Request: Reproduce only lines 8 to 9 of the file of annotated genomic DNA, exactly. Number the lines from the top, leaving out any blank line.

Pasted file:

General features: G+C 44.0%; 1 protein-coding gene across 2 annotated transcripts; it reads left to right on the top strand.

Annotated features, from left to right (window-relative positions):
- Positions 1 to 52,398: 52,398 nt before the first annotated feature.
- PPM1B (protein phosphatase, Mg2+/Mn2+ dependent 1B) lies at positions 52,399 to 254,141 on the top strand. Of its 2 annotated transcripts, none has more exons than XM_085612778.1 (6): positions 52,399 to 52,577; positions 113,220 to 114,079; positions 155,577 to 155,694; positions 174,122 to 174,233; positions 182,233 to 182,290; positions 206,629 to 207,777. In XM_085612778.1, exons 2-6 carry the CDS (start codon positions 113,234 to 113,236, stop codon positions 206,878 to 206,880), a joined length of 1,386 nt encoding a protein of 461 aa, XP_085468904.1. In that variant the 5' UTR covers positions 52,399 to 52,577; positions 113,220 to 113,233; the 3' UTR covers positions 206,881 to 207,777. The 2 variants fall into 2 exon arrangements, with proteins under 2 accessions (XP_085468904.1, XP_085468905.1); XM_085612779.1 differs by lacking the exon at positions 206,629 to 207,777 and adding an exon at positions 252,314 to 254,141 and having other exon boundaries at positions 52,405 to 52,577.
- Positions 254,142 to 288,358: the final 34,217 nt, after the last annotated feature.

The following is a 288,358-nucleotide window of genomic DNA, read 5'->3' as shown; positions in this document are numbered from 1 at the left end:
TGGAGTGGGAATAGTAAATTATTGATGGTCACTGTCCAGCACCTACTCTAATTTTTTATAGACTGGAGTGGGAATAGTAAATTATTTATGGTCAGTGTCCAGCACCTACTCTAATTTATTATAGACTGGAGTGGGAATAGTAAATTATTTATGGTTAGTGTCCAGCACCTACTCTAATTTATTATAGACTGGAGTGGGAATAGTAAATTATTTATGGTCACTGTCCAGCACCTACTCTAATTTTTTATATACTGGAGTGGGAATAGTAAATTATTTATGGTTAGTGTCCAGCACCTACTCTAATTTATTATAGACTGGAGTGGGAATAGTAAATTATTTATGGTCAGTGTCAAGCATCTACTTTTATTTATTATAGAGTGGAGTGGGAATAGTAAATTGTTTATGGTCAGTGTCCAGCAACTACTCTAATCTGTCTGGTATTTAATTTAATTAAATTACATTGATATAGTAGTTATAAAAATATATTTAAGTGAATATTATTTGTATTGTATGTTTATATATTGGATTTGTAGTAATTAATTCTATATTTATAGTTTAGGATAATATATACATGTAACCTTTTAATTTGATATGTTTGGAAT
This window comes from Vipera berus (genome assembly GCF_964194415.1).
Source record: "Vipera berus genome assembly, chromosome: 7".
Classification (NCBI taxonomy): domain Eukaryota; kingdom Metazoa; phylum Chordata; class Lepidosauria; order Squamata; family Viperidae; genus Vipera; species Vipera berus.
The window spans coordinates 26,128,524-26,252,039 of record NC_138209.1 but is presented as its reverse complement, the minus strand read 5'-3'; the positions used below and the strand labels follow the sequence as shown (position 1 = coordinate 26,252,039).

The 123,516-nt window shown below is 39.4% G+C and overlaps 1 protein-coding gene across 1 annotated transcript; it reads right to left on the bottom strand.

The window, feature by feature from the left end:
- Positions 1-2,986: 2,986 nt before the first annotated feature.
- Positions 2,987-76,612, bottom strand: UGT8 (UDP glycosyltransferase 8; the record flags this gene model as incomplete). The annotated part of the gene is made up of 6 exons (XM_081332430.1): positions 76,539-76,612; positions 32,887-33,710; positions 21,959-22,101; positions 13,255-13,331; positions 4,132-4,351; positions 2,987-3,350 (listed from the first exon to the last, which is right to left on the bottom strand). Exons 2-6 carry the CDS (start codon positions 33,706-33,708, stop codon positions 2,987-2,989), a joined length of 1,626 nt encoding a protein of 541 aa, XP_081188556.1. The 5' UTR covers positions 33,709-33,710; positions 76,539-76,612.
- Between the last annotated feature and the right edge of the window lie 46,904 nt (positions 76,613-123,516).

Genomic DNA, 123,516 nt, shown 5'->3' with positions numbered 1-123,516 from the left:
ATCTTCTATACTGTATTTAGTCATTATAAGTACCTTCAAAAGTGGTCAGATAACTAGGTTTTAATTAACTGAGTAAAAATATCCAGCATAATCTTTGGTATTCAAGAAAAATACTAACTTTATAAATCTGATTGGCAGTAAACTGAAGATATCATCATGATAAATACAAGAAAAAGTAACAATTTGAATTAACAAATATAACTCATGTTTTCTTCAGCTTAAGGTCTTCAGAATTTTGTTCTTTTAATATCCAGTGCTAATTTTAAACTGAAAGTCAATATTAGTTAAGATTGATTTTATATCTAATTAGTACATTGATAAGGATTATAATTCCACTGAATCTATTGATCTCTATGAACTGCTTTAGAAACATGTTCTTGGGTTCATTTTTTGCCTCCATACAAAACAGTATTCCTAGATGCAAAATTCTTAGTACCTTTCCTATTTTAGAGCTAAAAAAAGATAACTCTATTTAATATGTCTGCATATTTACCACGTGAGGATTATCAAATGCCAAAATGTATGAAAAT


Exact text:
This window comes from Vipera berus (genome assembly GCF_964194415.1).
Source record: "Vipera berus genome assembly, chromosome: 7".